Block on Trump's Asylum Ban Upheld by Supreme Court
Chalk up another "W" for Alan Gura, the Second Amendment Foundation, and concealed carry advocates everywhere.
Washington, D.C., is home of some of the nation's most stringent gun laws, including a handgun registration requirement and a complete ban on concealed or open carrying outside of one's home. Or at least it was: It may soon have a pretty lax carrying policy after the District's ban was struck down by a federal district court.
Of course, appeals will likely follow, and stays could be issued, but for now, D.C. police will not be charging nonresidents with violating carrying laws if they are legally allowed to carry in their home states. As for residents, as long as the handgun is registered in accordance with D.C. law, carrying is permissible. As always, felons, spouse-beaters, and other individuals prohibited from owning firearms need not apply.
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In an opinion borrowing heavily from the Seventh Circuit (Moore v. Madigan) and Ninth Circuit (Peruta v. San Diego), Senior U.S. District Court Judge Frederick Scullin held that the District's outright ban on concealed carry violated the Second Amendment's right to bear arms -- a right that extends outside of one's home into the public sphere.
The ruling follows the Seventh Circuit's holding that Illinois' complete ban was unconstitutional, as well as the Ninth Circuit's dismissal of California's county-by-county plan, which left discretion for issuing open-carry permits in the hands of local law enforcement (in practice, this often meant no permits at all).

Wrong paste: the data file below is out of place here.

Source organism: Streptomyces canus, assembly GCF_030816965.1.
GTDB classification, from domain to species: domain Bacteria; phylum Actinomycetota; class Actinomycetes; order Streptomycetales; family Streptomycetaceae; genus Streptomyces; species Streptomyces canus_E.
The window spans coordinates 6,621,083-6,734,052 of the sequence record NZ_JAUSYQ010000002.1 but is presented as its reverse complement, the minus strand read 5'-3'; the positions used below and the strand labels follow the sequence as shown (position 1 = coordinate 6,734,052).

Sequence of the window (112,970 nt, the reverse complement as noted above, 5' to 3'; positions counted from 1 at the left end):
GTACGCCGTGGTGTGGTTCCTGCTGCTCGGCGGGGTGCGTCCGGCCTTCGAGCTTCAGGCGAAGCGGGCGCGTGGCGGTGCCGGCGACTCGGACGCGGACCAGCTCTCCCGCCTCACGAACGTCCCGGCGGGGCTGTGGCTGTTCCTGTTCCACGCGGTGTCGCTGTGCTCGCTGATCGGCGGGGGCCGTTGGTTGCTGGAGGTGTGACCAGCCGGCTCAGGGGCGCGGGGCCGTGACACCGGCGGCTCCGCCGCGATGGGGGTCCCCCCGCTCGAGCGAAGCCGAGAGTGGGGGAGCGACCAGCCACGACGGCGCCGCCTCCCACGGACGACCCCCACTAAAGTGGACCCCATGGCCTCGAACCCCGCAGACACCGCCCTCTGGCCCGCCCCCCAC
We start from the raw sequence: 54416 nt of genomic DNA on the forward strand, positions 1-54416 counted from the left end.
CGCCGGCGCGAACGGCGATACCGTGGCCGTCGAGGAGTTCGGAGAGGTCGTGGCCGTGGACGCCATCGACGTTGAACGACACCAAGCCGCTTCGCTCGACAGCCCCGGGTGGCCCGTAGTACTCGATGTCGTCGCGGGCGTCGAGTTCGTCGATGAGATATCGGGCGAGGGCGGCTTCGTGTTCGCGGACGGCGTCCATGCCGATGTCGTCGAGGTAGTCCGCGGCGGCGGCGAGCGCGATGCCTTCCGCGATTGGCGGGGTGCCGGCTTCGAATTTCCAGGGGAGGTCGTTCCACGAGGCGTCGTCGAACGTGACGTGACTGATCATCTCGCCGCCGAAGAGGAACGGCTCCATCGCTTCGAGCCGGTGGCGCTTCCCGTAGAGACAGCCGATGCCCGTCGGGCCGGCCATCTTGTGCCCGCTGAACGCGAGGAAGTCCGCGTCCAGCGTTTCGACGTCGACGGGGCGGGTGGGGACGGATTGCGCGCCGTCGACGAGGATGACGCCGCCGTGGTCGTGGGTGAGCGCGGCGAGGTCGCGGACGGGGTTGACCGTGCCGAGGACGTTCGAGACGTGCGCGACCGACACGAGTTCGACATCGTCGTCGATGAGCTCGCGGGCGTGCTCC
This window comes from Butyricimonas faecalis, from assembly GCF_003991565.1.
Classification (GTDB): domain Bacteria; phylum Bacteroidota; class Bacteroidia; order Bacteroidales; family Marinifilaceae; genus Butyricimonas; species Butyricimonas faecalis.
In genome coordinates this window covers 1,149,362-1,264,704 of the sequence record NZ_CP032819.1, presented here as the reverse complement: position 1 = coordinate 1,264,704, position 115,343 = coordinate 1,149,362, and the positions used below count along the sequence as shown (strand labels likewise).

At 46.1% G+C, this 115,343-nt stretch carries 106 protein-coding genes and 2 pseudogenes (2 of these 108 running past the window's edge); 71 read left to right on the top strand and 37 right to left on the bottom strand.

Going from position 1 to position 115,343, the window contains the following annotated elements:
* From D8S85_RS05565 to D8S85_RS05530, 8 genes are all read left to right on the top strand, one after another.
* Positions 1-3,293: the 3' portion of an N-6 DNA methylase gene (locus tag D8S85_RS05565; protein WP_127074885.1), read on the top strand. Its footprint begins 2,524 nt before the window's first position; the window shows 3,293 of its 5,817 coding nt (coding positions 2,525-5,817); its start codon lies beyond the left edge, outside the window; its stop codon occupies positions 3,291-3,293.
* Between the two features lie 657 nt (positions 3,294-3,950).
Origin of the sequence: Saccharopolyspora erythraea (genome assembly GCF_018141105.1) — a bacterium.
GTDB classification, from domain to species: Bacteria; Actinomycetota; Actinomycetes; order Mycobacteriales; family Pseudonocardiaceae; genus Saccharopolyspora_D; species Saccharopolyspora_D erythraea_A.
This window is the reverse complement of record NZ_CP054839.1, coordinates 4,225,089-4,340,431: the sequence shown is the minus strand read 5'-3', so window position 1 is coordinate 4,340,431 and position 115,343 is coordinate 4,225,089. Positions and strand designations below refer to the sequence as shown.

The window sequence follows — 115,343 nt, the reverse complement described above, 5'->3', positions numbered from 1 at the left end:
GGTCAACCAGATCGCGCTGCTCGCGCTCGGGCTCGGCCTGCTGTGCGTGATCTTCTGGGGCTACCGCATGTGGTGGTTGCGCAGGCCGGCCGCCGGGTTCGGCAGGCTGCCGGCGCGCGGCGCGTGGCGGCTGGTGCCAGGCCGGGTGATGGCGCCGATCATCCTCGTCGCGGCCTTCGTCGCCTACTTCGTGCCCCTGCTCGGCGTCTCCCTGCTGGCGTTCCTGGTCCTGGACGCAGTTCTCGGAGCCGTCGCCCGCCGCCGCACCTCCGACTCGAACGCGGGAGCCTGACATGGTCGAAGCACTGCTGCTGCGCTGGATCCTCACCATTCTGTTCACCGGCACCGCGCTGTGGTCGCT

Though Judge Scullin held that the District's outright ban on permits was unconstitutional, he also agreed with the Seventh Circuit that certain restrictions -- a ban on guns in schools, for example -- might be permissible.
With a ton of caveats (i.e., this is not legal advice, don't rely on police departments not changing their minds, a stay of the decision and/or an appeal can change things in a hurry), the D.C. Police Department's policy for now seems to be one of non-enforcement.
According to an internal memo [PDF], posted online by Alan Gura, the department won't be charging individuals with violating the ban on carrying handguns, though registration requirements for residents still apply. Non-residents can also carry a handgun, as long as they are in compliance with their home state's laws.
Obvious caveat: Anyone legally barred from owning a firearm (because of a felony conviction, dishonorable discharge, domestic violence conviction, etc.) will be charged with unlawful possession of a firearm if caught carrying.
Another interesting point: David Kopel, writing for The Volokh Conspiracy, notes that the court decision repeatedly refers to handguns. The police department's memo, however, refers to firearms, though the examples provided only mention handguns. It is currently unclear whether the court's decision and the police department's non-enforcement policy applies to long guns (rifles and shotguns).
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